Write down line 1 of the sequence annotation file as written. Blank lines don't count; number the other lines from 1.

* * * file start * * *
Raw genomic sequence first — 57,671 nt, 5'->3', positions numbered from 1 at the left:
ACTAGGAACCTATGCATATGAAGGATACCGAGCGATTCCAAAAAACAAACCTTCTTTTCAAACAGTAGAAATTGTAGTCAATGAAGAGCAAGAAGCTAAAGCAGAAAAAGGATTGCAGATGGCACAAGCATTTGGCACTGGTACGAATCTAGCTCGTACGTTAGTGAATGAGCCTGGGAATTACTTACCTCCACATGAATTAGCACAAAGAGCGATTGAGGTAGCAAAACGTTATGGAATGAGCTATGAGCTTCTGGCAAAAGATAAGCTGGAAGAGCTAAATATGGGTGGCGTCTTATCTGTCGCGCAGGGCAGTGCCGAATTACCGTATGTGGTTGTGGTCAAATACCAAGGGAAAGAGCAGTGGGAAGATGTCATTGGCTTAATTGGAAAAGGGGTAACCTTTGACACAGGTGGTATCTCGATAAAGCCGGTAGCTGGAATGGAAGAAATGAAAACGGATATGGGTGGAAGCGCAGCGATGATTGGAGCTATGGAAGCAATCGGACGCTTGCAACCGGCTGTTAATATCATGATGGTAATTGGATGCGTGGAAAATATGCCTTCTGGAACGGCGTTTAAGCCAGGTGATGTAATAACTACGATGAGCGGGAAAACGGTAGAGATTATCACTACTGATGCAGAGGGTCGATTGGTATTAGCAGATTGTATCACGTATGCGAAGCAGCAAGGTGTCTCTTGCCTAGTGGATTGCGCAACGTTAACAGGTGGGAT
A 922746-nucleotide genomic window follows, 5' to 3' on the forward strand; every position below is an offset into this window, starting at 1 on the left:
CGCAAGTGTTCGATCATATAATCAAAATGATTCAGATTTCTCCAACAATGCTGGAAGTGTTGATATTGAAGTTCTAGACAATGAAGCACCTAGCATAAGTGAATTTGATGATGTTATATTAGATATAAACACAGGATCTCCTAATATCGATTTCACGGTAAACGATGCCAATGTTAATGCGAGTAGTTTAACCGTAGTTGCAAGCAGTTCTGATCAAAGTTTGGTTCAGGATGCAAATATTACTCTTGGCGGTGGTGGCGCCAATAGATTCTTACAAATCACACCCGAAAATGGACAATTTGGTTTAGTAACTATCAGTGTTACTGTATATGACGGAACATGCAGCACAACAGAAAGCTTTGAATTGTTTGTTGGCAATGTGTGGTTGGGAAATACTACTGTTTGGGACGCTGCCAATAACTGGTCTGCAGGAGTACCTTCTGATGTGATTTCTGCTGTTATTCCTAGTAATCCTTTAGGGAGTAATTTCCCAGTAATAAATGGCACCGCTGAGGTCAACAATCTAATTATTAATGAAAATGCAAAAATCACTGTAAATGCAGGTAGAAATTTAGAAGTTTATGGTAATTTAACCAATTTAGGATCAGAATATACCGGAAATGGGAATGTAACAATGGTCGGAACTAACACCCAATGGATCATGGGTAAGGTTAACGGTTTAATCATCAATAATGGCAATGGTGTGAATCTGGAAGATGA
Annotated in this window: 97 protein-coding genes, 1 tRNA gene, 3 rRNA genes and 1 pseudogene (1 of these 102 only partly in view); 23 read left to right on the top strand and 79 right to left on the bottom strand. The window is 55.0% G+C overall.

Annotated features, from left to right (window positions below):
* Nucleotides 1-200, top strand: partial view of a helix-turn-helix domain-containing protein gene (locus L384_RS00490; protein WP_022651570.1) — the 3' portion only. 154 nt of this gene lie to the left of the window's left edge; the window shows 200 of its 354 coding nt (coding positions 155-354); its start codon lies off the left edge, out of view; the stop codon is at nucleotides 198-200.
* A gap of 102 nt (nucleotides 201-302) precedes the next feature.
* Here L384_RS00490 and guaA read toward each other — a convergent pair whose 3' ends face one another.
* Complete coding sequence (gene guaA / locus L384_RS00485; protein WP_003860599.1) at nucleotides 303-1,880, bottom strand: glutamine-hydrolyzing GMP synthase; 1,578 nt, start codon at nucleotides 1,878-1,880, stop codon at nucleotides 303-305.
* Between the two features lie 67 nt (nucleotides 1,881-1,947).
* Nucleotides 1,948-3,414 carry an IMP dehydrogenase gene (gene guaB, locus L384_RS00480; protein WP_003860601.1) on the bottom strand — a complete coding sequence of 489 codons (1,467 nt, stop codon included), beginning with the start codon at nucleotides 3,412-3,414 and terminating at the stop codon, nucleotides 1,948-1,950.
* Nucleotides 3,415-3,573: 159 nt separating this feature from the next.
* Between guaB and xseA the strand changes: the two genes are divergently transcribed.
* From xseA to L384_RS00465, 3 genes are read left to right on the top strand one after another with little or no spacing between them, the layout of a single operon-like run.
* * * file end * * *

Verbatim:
Raw genomic sequence first — 57,671 nt, 5'->3', positions numbered from 1 at the left: